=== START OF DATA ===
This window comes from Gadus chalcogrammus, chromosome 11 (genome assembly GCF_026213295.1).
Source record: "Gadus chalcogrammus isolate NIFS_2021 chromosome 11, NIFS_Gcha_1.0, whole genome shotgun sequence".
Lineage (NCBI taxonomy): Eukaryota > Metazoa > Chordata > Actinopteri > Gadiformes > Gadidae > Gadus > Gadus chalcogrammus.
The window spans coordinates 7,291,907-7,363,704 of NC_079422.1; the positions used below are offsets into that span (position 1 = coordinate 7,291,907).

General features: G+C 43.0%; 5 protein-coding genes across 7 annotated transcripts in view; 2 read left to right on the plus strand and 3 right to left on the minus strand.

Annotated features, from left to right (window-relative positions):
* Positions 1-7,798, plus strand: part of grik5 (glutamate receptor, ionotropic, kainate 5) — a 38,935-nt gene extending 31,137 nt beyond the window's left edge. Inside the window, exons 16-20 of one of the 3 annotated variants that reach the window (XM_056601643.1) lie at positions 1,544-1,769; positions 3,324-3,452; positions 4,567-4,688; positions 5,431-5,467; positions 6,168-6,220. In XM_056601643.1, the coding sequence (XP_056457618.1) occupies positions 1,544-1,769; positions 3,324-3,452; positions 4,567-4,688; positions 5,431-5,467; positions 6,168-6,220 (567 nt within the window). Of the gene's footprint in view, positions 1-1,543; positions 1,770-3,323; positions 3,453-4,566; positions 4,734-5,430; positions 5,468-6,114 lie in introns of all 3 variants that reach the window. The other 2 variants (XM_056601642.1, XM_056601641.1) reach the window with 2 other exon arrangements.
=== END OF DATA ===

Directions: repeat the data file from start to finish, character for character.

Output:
This window comes from Gadus chalcogrammus, chromosome 11 (genome assembly GCF_026213295.1).
Source record: "Gadus chalcogrammus isolate NIFS_2021 chromosome 11, NIFS_Gcha_1.0, whole genome shotgun sequence".
Lineage (NCBI taxonomy): Eukaryota > Metazoa > Chordata > Actinopteri > Gadiformes > Gadidae > Gadus > Gadus chalcogrammus.
The window spans coordinates 7,291,907-7,363,704 of NC_079422.1; the positions used below are offsets into that span (position 1 = coordinate 7,291,907).

General features: G+C 43.0%; 5 protein-coding genes across 7 annotated transcripts in view; 2 read left to right on the plus strand and 3 right to left on the minus strand.

Annotated features, from left to right (window-relative positions):
* Positions 1-7,798, plus strand: part of grik5 (glutamate receptor, ionotropic, kainate 5) — a 38,935-nt gene extending 31,137 nt beyond the window's left edge. Inside the window, exons 16-20 of one of the 3 annotated variants that reach the window (XM_056601643.1) lie at positions 1,544-1,769; positions 3,324-3,452; positions 4,567-4,688; positions 5,431-5,467; positions 6,168-6,220. In XM_056601643.1, the coding sequence (XP_056457618.1) occupies positions 1,544-1,769; positions 3,324-3,452; positions 4,567-4,688; positions 5,431-5,467; positions 6,168-6,220 (567 nt within the window). Of the gene's footprint in view, positions 1-1,543; positions 1,770-3,323; positions 3,453-4,566; positions 4,734-5,430; positions 5,468-6,114 lie in introns of all 3 variants that reach the window. The other 2 variants (XM_056601642.1, XM_056601641.1) reach the window with 2 other exon arrangements.